• Ain Beni Mathar Integrated Solar CCGT power plant, Morocco (20 solar + 450 gas MW) Role of CDM
  • What a competitive free market needs to thrive
    • Demand
    • Resource security
    • Capital
    • Technology
    • Skilled labor
    • Supportive and transparent long-term policies
    Free markets have not valued the commons without regulations and stiff penalties and they have not paid adequate attention to the needs of the marginalized
  • Comprehensive long-term policies coupled with a vision transform societies
    • National Goal of China:
      • We will be the manufacturing center for the world and develop through education, R&D and Trade
  • High Speed Trains (Absorb, Adapt, Innovate, Dominate)
    • 1993 : Average v=48km/hr
    • 2004 : HSR open bid
    • Alstom
      • New Pendolino  CRH5
    • Siemens
      • ICE3  CRH3C
    • Bombardier
      • CSR Sifang
      • Regina  CRH1A (2006)
    • Kawasaki
      • E2 Sinkansen  CRH2A
    • 2008: China leads development of 380+ km/hr trains
    Investment, Market, Infrastructure, R&D
  • HST: Facilitating Trade & Opening up the Interior Industries and Jobs in all provinces (not just coastal)
  • Linking Asia & EU High Speed Trains will take < 4 days for the 12000 km Lianyungang-EU trip Connecting Korea Russia did not link EU to the East
  • Installed Capacity: China, India, USA Source: EIA, http://www.world-nuclear.org/info/inf63.html China & India have plans to add over 500 GW of nuclear capacity to meet their power needs GigaWatts Gas Coal
  • Installed Wind Capacity – Top 10 Countries China United States Germany Spain India Italy France UK Canada Denmark Source: Global Wind Energy Council Compiled by Curtt Ammerman
  • Top Wind Turbine Manufacturers 27% 15% 14% 14% 7% 7% 3% 3% 3% 3% 3% Vestas (Denmark) Gamesa (Spain) General Electric (US) Enercon (Germany) Suzlon (India) Siemens (Germany) Nordex (Germany) Acciona (Spain) Goldwind (China) REpower (Germany) (others) 2006 (15.2 GW) 12% 11% 10% 10% 7% 7% 7% 6% 5% 4% 3% 2% 2% 2% 1% 11% Vestas (Denmark) Sinovel (China) General Electric (US) Goldwind (China) Enercon (Germany) Gamesa (Spain) Dongfang (China) Suzlon (India) Siemens (Germany) United Power (China) Mingyang (China) REpower (Germany) Sewind (China) Nordex (Germany) XEMC (China) (others) 2010 (35.8 GW) 38% China Compiled by Curtt Ammerman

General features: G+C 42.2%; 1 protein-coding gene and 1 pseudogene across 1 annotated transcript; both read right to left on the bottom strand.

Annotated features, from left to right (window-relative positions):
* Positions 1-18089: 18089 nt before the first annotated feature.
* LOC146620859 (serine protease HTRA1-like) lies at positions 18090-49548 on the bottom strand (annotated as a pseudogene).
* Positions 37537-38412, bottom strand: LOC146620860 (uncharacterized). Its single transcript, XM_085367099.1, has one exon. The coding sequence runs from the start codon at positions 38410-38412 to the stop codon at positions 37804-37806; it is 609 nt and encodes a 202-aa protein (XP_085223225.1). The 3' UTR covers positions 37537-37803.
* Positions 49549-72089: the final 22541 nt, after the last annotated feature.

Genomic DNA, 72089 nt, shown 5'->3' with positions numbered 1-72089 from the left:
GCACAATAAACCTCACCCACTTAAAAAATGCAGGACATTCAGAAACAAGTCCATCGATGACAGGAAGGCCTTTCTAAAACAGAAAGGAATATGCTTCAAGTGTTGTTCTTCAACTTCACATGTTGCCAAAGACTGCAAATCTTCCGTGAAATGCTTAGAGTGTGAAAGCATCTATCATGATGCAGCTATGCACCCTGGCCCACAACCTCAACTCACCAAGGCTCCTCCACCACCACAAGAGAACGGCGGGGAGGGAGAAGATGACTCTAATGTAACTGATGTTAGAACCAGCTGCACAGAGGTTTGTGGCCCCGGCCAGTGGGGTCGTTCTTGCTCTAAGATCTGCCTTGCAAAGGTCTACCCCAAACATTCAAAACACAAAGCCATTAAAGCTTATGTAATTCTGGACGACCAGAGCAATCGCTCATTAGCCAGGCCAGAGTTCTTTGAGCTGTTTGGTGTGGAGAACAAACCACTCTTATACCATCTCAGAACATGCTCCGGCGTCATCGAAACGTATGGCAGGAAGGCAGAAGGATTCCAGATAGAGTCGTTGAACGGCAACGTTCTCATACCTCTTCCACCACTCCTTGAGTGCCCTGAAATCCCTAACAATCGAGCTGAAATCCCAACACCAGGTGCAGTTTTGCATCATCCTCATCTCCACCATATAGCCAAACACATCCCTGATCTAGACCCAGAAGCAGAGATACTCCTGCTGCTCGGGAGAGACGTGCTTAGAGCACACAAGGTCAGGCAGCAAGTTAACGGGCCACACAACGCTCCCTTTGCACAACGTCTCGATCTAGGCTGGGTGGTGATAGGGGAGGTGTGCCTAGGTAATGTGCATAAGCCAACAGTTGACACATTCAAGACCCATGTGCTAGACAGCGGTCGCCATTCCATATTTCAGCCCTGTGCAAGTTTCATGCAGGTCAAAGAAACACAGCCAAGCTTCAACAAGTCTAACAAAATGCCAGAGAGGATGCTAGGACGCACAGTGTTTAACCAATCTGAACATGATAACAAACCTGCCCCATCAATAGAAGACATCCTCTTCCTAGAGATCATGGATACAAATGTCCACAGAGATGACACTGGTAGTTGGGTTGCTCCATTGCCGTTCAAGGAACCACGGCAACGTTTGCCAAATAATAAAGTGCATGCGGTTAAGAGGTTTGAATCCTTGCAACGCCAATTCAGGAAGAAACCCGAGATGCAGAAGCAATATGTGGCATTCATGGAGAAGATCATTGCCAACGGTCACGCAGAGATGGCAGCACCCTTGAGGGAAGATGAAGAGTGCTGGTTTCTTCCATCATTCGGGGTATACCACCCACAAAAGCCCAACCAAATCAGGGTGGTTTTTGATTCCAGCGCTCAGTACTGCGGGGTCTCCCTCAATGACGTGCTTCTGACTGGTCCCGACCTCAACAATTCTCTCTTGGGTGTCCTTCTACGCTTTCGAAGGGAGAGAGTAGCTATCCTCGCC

• Solar PV manufacturing capacity Source: http://www.ren21.net/Portals/97/documents/GSR/REN21_GSR2011.pdf Cost of PV modules: $1.30-1.80/Watt p Cost of installation: ~constant at $3-4/Watt p
  • Cornering Markets: Power Systems Manufacturing Capacity Countries need markets to maintain capacity China India Total2010 Thermal (Coal) ~ 100 GW 5-7 GW Nuclear Developing standardized LWR, HWR, FNR with cost goal of $2000/kW Standardized 660 MW PHWR yet to be commercialized Hydro T&G sets ~20 GW ~2 GW Solar cells & modules 9 GW 1.5 GW imports wafers from China 24 Wind Turbines 13 GW Local Content Law 2004-09 3.5 GW One company = Suzlon 36
  • Promoting Regional Cooperation: The most effective and economical way of transporting natural gas is through pipelines Morocco–Indonesia can develop using natural gas Multiple benefits of regional cooperation
  • ASEAN
  • Counter example: the Indian Subcontinent
  • Policy aligned with National Goals
    • England (19 th Century)
      • The sun never sets on the British Empire
    • USA: 1940 – 2000
      • We will be the most powerful nation in the world economically and militarily
    • China: 2000 –
      • We will be the manufacturing center for the world and develop through education, R&D and Trade.
  • What is our goal post 2000?
    • We will be the innovators of the world
      • Investment in education
      • Investment in R&D
      • Investment in infrastructure
      • Policies to encourage risk taking/entrepreneurs
    • My concerns with this goal are:
    • It does not engage the population broadly
    • It may not generate enough revenue
    We are falling behind